Tempting Tofu Recipes
Of all the possible protein sources you could eat, tofu has to be the most versatile, and the healthiest. It is made from soybeans, and is high in protein, low in fat, and also contains good amounts of calcium and some B vitamins.
There are two main types of tofu, regular and silken tofu. Regular tofu comes floating in water in a small tub. It needs to be refrigerated and used within a few days. It is best used crumbled, sliced or diced, and can be marinated to absorb different flavors. It can be baked, fried, or added to soups, stews and curries.
Silken tofu has a creamier texture which blends particularly well, to make quiches, desserts, smoothies etc. It doesn’t hold its shape well, so doesn’t work so well sliced. It often comes vacuum packed and doesn’t need to be refrigerated. It keeps for several months.
There are hundreds of different recipes available, and even some whole cookbooks focusing just on tofu. Every style of cuisine can be recreated, so search vegetarian websites or buy a good cookbook, and enjoy the diversity of this nutritional powerhouse.
The following recipes are from The Veg-Feasting Cookbook, by Vegetarians of Washington:
Seven-Layer Fiesta Dip
Beware-this dip is habit-forming! Makes about 6 cups
1 (16-ounce) can vegetarian refried beans (about 2 cups)
½ cup mild salsa
1 (12-ounce) carton firm silken tofu, drained (about 1½ cups)
4 teaspoons Mexican Seasoning Mix (see below)
2 teaspoons lemon juice
¾ teaspoon salt
2 scallions, thinly sliced (about ½ cup)
1 large tomato, chopped fine
½ cup finely chopped fresh cilantro (about ½ bunch)
½ cup sliced black olives
½ cup shredded soy Monterey jack style or soy cheddar-style cheese
Tortilla chips, pita chips, or fresh vegetables
Stir the refried beans and salsa together in a small bowl. Spread on the bottom of a glass pie plate or shallow baking dish. In a blender or food processor, blend the tofu, Mexican seasoning, lemon juice, and salt until smooth. Spread the tofu mixture over the bean layer.
Layer on the scallions, tomato, cilantro, olives and cheese, in the order listed. Serve or refrigerate up to 4 hours. Serve with tortilla chips, pita chips or fresh vegetables.
To make a Creamy Tex-Mex Dip, process the tofu, Mexican seasoning, lemon juice and salt in a blender or food processor until smooth. Makes 1½ cups. To make a Fiesta Dip, prepare the Creamy Tex-Mex Dip. Stir in the refried beans, salsa, and ¼ cup chopped fresh cilantro. Garnish with a fresh cilantro sprig. Serve with tortilla chips. Cover and refrigerate up to 5 days. Makes 3½ cups.
Mexican Seasoning Mix
Delightfully seasons Vegetarian Chili, Vegetarian Tacos, Sloppy Joes, and Seven-Layer Dip. You’ll wonder how you ever did without this versatile seasoning mix! This recipe is mild; adjust it to your taste.
Makes ¼ cup
1 tablespoon mild chili powder
1 tablespoon onion powder
2 teaspoons ground cumin
2 teaspoons paprika
1½ teaspoons garlic powder
1½ teaspoons dried oregano leaves
1 teaspoon dried cilantro or parsley flakes
½ teaspoon ground coriander, optional
Combine the ingredients and stir to distribute evenly. Transfer the ingredients to a container; label and date. Store in a cool, dry place. Use within 6 months. Stir contents before each use.
Extra-Mild: Omit the chili powder and increase the cumin to 1 tablespoon, increase the paprika to 1½ tablespoons, and increase the cilantro to 2 teaspoons. Spicy: Add cayenne or crushed red pepper flakes to taste.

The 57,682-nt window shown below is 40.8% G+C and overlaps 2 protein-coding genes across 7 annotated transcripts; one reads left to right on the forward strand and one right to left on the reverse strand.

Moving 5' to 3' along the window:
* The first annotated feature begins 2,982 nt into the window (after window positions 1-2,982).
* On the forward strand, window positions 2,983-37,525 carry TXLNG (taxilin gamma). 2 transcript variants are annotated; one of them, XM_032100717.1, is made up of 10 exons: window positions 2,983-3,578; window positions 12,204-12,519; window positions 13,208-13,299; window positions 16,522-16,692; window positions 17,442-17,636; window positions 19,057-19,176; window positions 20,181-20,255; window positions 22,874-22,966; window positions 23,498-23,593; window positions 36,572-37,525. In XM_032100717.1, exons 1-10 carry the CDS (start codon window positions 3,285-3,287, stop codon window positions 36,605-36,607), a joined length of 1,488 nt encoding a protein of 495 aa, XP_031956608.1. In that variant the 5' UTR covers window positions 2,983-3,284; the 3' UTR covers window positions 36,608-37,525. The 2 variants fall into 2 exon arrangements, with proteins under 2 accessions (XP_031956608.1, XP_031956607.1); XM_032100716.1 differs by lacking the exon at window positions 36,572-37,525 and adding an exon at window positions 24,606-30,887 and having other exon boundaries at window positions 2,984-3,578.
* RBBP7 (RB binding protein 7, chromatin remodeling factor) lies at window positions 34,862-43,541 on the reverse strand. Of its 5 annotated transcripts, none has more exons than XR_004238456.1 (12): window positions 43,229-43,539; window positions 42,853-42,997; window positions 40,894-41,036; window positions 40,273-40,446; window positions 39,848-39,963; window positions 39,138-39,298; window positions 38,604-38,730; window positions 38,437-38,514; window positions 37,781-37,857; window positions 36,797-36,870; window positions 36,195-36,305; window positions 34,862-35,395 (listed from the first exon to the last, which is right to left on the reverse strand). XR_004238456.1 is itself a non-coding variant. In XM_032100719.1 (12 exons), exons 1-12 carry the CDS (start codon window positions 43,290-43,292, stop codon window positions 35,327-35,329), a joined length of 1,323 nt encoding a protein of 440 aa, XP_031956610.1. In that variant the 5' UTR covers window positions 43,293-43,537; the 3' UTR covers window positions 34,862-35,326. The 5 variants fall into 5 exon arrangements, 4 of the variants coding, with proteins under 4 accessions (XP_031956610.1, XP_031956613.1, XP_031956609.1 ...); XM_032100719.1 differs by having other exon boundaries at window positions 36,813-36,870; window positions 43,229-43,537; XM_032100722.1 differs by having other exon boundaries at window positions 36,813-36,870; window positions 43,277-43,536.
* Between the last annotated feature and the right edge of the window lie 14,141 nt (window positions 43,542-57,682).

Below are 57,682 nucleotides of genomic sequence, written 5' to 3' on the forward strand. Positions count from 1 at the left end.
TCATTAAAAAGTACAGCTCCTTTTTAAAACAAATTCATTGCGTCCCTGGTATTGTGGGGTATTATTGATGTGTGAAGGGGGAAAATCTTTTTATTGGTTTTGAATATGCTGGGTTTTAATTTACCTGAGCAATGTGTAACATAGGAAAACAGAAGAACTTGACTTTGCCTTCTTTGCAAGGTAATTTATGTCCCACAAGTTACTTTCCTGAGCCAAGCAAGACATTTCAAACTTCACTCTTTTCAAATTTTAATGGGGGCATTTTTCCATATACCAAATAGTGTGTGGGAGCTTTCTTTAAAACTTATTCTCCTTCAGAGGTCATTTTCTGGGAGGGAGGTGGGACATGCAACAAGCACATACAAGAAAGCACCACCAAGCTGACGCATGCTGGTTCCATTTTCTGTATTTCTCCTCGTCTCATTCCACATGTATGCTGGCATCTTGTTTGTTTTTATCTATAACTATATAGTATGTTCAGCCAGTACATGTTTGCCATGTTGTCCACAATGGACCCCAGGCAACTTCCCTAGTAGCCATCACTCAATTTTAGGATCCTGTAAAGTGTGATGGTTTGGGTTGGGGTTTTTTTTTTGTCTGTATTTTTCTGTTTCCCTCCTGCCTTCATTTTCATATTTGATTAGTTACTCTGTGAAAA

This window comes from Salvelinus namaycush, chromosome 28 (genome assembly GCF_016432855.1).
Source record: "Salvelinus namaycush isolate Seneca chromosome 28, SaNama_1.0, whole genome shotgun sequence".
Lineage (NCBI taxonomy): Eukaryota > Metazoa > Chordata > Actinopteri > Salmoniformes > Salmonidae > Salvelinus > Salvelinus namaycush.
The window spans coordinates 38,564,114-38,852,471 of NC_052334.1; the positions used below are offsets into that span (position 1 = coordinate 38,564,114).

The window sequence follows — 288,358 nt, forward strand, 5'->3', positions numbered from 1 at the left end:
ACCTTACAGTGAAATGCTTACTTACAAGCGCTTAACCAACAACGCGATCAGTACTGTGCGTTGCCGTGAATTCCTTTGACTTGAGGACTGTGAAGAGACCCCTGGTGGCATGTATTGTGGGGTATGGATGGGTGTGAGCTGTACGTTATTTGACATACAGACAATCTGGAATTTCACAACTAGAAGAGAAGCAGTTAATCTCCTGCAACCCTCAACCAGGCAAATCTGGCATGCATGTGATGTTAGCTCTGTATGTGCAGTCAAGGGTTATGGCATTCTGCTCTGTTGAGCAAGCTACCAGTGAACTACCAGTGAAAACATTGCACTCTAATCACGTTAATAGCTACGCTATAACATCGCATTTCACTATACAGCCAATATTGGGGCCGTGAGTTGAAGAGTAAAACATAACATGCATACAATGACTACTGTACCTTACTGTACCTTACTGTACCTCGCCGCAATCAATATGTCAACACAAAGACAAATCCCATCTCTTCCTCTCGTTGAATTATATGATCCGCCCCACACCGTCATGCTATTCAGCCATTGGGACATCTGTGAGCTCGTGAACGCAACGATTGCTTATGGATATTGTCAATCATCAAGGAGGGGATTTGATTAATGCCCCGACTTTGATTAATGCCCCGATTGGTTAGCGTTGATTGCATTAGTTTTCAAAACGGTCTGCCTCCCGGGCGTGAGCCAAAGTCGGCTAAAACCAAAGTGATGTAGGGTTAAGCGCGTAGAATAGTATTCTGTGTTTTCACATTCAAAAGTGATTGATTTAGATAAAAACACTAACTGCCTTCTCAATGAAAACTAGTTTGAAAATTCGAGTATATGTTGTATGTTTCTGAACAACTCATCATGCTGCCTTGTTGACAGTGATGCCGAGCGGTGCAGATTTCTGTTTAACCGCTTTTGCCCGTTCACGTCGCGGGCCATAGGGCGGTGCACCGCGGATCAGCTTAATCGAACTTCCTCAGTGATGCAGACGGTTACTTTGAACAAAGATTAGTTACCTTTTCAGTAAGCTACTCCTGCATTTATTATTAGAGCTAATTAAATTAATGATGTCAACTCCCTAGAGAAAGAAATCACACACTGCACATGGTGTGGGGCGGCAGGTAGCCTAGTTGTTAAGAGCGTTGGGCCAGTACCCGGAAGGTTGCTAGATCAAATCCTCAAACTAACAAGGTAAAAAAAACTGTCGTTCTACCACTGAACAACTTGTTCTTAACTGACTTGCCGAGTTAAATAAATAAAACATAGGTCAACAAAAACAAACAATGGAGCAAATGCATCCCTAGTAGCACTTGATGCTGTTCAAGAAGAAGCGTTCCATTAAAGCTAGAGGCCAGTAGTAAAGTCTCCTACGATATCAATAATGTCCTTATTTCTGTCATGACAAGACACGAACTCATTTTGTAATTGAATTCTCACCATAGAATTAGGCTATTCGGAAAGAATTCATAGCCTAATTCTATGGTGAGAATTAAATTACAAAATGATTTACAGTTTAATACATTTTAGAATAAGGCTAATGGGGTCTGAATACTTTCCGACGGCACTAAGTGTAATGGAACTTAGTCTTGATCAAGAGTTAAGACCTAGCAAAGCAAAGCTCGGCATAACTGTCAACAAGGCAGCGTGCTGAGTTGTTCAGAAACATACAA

Tofu Cutlets with Tapenade Sauce
The neutral flavor of tofu provides the perfect vehicle for the piquant flavors of the tapenade sauce.
2 tablespoons capers
6 oil-cured olives, pitted
3 oil-packed sun-dried tomatoes, cut into pieces
¼ cup firmly packed fresh parsley leaves
2 tablespoons fresh lemon juice
¼ cup plus 2 tablespoons olive oil
1 package firm tofu (14-16 ounces), cut into eight ½-inch slices
In a food processor, pulse the capers, olives, tomatoes, parsley and lemon juice until the mixture is chopped fine. With the motor running, add ¼ cup of the olive oil in a stream and blend the tapenade sauce until emulsified. Heat the remaining 2 tablespoons olive oil in a large skillet over medium-high heat and cook the tofu until golden brown, about 2 minutes for each side. Serve the tofu topped with the tapenade sauce.
In this variation of a traditional Greek favorite, lentils add heft to the tangy, hearty filling nestled between the crispy layers of phyllo dough.
1 (10-ounce) package frozen spinach, or
1 bunch fresh spinach, cleaned and trimmed
½ cup olive oil
1 onion, chopped
3-6 cloves garlic, minced
2 cups cooked lentils
1-2 tablespoons lemon juice
1 package tofu (14 -16 ounces), soft or firm, crumbled
2 teaspoons sea salt
1 teaspoon dried dill
½ teaspoon anise seed (optional)
1 (16-ounce) package phyllo dough, thawed if frozen
Preheat the oven to 375°F. Steam the spinach until it’s thawed or wilted. Heat 1 tablespoon of the oil in a medium skillet, add the onion and garlic, and sauté until softened, then add the spinach, lentils, lemon juice, tofu, salt, dill and anise seed, if using.
Unroll the phyllo dough and cover with a damp cloth to keep it from drying out. Pour the remaining oil into a shallow dish. Use a pastry brush to brush a little of the oil onto the bottom of a 9 by 13-inch baking pan. Lay a sheet of phyllo dough over it, brush it with oil, and repeat with 10 to 12 sheets. Don’t agonize if some sheets stick together. The final product will look fine.
Spread the filling over the first 10 to 12 sheets, then layer the remaining phyllo sheets on top of the filling, brushing each one with oil. With a sharp knife, score the spanakopita into 12 pieces, cutting just to the filling. Cover with aluminum foil, and bake for 15 minutes, then uncover and bake for another 10 minutes. Serve warm or cold.